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Lord Cope of Berkeley: I am sorry to come back on this. Perhaps I did not specifically emphasise that we are concerned primarily with political appointments. I accept that the Secretary of State has more control over independent members, but, even though political members can be removed by the Secretary of State if they are convicted of a criminal offence after appointment, if they are still connected to terrorist organisations and are careful not to be convicted of a criminal offence, they will remain on the police board. The working of the d'Hondt procedure will ensure that members of the police board belong to parties still linked to terrorist organisations which have not given up violence, in particular in the sense of decommissioning. That is why I believe that these amendments are very important.

5.30 p.m.

Lord Falconer of Thoroton: Perhaps I may respond briefly to those comments. It is worth emphasising that paragraph 9 of Schedule 1 to the Bill states:

    ... (c) he is not committed to non-violence and exclusively peaceful and democratic means".

That provision applies not only to the independents but also to the political members of the board.

Lord Cope of Berkeley: I realise that. From the Minister's last intervention, and in accordance with the part of the schedule which he read out, I should like to think that the Secretary of State would regard anyone connected to a paramilitary body which had not decommissioned as not therefore being committed to non-violence and exclusively peaceful and democratic means. However, experience suggests that the Secretary of State will not take that view and that a failure to decommission will not mean that he judges those connected with that failure to be not committed to non-violence.

On Question, amendment agreed to.

[Amendments Nos. 20 and 21 not moved.]

Lord Falconer of Thoroton moved Amendment No. 22:

    Page 42, line 23, leave out paragraph (a) and insert--

("( ) in the case of an independent member, he failed, before his appointment, to make to the Secretary of State full disclosure of a conviction of his for a criminal offence in Northern Ireland or elsewhere;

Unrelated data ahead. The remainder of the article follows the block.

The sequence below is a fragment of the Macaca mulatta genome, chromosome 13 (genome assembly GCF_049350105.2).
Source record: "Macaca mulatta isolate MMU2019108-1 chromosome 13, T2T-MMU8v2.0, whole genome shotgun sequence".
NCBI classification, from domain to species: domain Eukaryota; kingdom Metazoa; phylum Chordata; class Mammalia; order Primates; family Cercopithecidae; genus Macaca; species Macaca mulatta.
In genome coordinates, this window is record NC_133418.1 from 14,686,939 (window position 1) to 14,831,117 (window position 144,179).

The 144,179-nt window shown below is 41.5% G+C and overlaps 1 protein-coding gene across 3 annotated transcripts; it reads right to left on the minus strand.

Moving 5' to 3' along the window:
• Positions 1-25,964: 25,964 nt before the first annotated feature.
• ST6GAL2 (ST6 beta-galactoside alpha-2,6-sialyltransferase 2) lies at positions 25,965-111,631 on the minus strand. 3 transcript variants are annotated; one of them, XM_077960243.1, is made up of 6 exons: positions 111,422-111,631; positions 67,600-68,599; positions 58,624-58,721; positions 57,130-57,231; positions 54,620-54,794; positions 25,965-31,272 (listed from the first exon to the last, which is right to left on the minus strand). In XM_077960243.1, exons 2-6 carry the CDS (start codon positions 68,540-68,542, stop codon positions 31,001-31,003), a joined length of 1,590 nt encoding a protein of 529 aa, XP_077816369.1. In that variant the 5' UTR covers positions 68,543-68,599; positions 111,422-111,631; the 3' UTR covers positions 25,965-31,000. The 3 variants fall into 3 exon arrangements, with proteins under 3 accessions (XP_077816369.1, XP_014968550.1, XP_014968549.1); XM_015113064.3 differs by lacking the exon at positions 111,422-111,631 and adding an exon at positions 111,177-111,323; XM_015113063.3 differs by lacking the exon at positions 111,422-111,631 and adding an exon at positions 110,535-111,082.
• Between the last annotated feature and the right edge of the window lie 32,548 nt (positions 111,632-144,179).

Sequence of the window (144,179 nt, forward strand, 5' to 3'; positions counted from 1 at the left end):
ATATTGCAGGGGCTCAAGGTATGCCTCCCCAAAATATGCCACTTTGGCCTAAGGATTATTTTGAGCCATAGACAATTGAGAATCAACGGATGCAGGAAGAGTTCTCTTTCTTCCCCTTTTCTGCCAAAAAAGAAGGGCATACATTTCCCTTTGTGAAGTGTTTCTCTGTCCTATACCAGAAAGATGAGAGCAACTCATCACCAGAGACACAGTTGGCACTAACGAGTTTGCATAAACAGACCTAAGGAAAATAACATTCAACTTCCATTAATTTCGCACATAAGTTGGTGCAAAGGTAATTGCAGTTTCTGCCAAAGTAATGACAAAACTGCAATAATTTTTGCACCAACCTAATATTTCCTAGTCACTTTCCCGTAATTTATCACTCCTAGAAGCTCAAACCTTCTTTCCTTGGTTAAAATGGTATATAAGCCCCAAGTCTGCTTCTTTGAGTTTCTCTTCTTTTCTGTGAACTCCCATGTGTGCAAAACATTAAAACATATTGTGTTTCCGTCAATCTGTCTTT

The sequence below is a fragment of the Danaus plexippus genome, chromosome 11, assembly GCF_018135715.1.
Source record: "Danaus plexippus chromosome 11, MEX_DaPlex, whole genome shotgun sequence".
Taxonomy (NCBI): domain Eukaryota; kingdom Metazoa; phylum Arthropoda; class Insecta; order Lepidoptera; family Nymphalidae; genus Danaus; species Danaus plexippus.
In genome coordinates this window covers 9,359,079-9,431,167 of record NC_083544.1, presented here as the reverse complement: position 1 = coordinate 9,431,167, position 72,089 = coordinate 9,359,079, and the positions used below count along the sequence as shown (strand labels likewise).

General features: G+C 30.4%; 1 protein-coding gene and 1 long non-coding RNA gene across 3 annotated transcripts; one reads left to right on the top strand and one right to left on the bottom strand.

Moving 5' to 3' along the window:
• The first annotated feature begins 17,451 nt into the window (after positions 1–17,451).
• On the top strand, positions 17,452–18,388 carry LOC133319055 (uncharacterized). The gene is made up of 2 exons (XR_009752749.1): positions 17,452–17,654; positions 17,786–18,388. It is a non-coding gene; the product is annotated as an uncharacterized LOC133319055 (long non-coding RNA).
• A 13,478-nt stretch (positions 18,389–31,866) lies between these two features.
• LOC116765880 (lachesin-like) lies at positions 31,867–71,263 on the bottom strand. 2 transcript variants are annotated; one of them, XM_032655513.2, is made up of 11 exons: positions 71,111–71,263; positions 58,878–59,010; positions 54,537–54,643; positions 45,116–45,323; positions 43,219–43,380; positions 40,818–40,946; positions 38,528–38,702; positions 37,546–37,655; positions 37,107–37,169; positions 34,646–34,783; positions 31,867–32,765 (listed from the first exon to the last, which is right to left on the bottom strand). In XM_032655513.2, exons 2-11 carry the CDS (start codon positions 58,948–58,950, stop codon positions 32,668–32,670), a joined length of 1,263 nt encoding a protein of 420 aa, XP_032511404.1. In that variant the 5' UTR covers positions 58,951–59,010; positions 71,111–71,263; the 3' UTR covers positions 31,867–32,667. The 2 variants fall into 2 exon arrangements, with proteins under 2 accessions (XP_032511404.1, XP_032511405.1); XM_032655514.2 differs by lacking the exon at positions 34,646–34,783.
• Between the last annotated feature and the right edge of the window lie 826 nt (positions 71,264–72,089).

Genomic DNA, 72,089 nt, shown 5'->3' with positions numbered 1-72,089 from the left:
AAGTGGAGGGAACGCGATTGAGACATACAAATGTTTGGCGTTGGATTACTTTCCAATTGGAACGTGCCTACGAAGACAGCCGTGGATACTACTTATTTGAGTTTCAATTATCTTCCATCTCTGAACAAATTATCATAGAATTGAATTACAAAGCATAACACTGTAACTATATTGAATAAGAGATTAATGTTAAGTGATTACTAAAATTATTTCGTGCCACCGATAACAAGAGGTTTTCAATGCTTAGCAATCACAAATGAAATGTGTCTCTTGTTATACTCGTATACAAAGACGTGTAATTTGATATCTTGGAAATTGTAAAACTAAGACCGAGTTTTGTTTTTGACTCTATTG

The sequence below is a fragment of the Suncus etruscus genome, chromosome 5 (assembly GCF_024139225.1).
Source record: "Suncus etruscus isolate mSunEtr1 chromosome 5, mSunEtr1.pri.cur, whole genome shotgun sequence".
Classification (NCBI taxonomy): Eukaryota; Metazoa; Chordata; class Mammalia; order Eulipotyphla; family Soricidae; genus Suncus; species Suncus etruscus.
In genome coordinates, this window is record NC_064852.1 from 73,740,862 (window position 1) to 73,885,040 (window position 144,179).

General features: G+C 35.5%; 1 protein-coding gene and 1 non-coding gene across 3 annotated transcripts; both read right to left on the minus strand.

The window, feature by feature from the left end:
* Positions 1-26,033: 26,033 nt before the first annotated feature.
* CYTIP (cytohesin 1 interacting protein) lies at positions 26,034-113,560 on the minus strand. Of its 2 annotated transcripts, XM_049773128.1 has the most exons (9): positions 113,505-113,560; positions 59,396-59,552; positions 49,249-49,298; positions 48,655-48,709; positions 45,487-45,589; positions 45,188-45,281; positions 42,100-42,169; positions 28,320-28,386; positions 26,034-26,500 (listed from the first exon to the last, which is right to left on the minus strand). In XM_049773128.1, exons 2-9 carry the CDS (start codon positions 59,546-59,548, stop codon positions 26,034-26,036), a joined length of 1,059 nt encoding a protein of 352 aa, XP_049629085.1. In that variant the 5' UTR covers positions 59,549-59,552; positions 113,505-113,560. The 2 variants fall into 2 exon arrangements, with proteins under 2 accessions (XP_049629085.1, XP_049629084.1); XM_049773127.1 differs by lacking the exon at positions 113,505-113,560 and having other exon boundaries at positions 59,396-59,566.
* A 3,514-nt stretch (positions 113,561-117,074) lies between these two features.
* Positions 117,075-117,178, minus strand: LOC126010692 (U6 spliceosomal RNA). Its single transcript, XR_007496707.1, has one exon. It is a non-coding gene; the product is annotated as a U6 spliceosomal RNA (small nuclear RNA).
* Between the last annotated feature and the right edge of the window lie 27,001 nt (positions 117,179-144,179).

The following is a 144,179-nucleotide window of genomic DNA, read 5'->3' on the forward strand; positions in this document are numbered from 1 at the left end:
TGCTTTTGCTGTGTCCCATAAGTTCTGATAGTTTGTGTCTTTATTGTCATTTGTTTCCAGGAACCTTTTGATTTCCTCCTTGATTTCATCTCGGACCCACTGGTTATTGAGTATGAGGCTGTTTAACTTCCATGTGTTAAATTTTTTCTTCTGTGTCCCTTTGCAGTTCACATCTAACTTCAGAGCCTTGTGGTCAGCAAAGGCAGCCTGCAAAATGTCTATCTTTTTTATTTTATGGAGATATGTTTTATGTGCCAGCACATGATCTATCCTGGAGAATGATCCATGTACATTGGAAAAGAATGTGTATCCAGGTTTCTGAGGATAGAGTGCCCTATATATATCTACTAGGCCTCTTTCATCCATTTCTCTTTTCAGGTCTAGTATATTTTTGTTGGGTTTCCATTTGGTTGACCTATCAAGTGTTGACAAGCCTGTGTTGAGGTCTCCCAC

( ) he has been convicted of a criminal offence in Northern Ireland or elsewhere committed after the date of his appointment;").

On Question, amendment agreed to.

[Amendments Nos. 23 to 27 not moved.]

23 Oct 2000 : Column 47

Lord Desai moved Amendment No. 28:

    Page 45, line 34, leave out from ("by") to end of line 35 and insert--

("(a) a majority of those present and voting on the proposal, and
(b) at least 8 members present and voting on the proposal.").

The noble Lord said: This is a small amendment which simplifies the text and introduces slightly more flexibility. It changes the current wording in the schedule by referring to "a majority of" those present and voting and reduces the minimum number of votes required for a majority from 10 to eight. Basically, it provides a means for allowing business to be carried on when such inquiries are to be made. I beg to move.

Lord Glentoran: I am afraid that this time I cannot support the amendment of the noble Lord, Lord Desai. I believe that the numbers to which he refers in Amendment No. 28 are very sensitive. Whatever happens in relation to the different agreements, the numbers in this particular part of the Bill are extremely sensitive. I believe that the Bill should stand as it is without further flexibility being introduced, which, I understand, would be the effect of the noble Lord's amendment and, in particular, his Amendment No. 30. I believe that removing sub-paragraph (7) would again open up too many opportunities for subjective variation. I say to the Minister that we would object to those amendments.

Lord Falconer of Thoroton: The issues raised by Amendments Nos. 28 to 30 were debated at length in Committee in another place. They have been considered carefully by my right honourable friend the Secretary of State. We are not convinced that a minority of the board should be able to reach a decision to hold an inquiry which would by definition be into a matter of some gravity or of an exceptional nature. Therefore, I ask the noble Lord to withdraw his amendment.

Lord Desai: I understand what my noble friend says. I beg leave to withdraw the amendment.

Amendment, by leave, withdrawn.

[Amendments Nos. 29 and 30 not moved.]

Schedule 1, as amended, agreed to.

Schedule 2 agreed to.

Clause 3 [General functions of the Board]:

Lord Archer of Sandwell moved Amendment No. 31:

    Page 2, line 7, at end insert ("and compliant with all relevant international human rights standards").

The noble and learned Lord said: In moving Amendment No. 31, I wish to speak also to Amendments Nos. 31 to 34, 34A, 35 to 37, 201 to 204 and 232.